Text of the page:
We’ve put together an engaging infographic to summarize the results - you can view it here.

Carolyn: How can professionals leverage the survey findings in their practices?

Debbie: We’ve made the survey results available at a new landing page,, for professionals to use for education and outreach. 

There are many ways that professionals can use the survey results.  The results show the need for hearing screenings.  We recommend that professionals offer accessible hearing screenings to people of all ages.  Even teens are reporting signs of hearing loss as a result of risky listening habits.

Professionals can use the survey results to raise awareness of hearing loss in their communities.  For example, they can write articles about hearing loss for their local newspapers, offer a lecture at a local senior center, and reach out to physicians.

We have a physician outreach program to support professionals’ efforts in this area, that details hearing loss co-morbidities to help educate physicians on hearing loss.   Awareness can drive referrals for hearing screenings and exams, and help more people to seek treatment.

In addition, professionals can seize upon the opportunity to talk about today’s smart hearing aids.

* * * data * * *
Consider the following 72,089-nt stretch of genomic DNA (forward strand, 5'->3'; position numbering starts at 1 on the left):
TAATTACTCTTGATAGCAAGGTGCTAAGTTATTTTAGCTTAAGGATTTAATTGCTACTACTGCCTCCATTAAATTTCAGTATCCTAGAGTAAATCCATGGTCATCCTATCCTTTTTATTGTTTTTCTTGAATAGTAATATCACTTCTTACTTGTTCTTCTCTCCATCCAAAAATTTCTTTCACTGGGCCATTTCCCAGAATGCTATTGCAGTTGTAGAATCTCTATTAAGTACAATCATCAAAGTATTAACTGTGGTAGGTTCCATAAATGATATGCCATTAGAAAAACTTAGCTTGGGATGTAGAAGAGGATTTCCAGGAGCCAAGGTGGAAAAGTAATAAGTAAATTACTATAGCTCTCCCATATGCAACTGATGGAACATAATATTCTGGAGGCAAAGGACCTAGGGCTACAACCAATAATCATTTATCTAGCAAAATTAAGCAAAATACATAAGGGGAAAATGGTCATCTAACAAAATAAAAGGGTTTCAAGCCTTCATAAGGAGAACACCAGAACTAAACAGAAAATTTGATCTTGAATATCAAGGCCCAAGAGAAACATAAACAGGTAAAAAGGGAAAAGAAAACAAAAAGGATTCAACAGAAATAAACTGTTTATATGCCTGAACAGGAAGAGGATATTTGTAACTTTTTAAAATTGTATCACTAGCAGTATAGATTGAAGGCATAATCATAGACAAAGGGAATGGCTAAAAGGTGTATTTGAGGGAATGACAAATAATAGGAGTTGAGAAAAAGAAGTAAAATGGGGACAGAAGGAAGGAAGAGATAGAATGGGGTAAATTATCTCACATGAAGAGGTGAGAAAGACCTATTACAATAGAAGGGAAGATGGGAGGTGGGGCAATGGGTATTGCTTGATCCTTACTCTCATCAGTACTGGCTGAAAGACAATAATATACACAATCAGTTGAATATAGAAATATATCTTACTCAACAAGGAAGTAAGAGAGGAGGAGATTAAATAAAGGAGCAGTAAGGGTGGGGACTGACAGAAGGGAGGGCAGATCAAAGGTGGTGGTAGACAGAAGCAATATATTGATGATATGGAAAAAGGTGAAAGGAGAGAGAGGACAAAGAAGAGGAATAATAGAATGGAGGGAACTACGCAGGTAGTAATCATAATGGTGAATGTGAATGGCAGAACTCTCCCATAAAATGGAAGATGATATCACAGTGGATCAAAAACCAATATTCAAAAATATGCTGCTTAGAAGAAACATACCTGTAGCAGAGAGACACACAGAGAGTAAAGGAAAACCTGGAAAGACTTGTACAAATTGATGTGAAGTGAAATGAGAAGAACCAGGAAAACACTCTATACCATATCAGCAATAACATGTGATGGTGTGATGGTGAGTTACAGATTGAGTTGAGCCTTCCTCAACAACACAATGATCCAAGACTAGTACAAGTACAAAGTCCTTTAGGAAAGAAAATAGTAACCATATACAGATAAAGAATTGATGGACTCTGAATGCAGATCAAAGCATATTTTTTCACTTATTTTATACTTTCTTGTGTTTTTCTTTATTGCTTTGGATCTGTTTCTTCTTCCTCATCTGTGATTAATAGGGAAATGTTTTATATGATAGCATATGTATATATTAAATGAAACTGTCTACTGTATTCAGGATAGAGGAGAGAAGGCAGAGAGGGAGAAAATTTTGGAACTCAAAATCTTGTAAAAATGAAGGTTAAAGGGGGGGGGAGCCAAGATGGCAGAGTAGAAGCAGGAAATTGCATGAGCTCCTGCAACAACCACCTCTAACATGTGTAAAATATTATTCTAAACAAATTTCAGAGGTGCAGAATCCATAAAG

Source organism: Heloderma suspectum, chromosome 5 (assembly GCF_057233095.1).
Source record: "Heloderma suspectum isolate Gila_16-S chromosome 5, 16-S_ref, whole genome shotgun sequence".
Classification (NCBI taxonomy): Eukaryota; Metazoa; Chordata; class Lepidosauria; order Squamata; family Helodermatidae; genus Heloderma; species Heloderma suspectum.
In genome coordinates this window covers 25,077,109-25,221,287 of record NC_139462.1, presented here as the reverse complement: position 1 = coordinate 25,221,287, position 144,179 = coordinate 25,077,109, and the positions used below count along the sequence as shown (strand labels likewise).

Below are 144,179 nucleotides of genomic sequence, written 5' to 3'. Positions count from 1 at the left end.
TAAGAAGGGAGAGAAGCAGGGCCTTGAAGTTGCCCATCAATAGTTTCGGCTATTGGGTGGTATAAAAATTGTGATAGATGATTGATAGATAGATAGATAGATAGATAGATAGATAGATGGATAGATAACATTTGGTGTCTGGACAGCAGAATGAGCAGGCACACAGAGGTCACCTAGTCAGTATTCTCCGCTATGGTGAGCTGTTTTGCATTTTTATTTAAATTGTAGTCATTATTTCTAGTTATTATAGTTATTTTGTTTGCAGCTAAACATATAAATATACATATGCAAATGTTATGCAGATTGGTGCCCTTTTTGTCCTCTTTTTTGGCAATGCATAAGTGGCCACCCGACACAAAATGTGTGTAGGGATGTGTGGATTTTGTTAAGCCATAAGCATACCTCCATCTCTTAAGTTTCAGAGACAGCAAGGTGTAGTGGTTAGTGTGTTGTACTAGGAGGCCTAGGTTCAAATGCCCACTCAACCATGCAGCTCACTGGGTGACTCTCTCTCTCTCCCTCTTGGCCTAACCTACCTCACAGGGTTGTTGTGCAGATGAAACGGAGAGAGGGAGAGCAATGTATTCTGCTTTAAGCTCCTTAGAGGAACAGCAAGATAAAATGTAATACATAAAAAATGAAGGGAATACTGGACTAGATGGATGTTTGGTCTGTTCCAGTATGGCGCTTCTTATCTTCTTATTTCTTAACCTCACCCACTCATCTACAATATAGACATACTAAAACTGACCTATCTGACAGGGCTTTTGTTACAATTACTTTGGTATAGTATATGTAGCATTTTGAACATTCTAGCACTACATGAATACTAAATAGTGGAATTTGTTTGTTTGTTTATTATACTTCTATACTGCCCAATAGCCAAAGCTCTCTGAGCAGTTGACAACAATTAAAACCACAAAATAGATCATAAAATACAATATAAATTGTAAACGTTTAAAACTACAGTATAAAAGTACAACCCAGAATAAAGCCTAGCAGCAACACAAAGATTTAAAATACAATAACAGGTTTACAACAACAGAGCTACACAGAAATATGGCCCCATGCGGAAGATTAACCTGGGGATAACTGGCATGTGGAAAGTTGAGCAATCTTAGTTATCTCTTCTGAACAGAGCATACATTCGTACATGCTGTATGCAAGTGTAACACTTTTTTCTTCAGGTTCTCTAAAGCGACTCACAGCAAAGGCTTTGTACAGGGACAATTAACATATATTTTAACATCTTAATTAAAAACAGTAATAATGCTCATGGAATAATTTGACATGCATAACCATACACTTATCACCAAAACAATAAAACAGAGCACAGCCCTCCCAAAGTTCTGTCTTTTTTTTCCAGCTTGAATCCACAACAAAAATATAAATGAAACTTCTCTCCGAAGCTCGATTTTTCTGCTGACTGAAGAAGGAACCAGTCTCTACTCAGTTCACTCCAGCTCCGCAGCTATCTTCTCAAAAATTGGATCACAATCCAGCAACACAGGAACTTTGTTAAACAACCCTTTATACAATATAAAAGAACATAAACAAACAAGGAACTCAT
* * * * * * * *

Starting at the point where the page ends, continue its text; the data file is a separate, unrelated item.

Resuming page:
At the convention where the survey was conducted, we demonstrated Siemens binax devices, and the seniors who tried them were amazed.  Being able to actually try the devices made all the difference; the reactions were priceless.  For professionals, we recommend conducting demos of hearing technology.  Among the best practices of our most successful customers is conducting open houses where people can demo hearing solutions. It is very powerful for people to experience the benefit of hearing solutions, rather than just be told about them. 

Carolyn: Sivantos also recently conducted a satellite media tour to raise awareness of hearing loss and hearing loss solutions.

Debbie:  Yes, Dr. Tom Powers and Dr. Gus Mueller were in New York City and conducted 21 interviews with reporters from all over the country.  There were both live and recorded interviews from a variety of media including television and radio, resulting in nearly 260 total broadcast placements and reaching an audience of more than 75 million people.

Reporters were shocked to learn that hearing loss is the third most common health problem, and we got quite a lot of coverage.  Many of the reporters admitted that they had a family member with hearing loss, and they saw the need to cover this important topic.  One of the interviews from the satellite media tour can be found on the microsite as well.

Carolyn:  It’s great to see these initiatives that promote hearing loss awareness and education.  Thanks for your time today, Debbie.

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debra ludgate

Debra Ludgate

Debbie Ludgate is Director of Marketing Communications for Sivantos.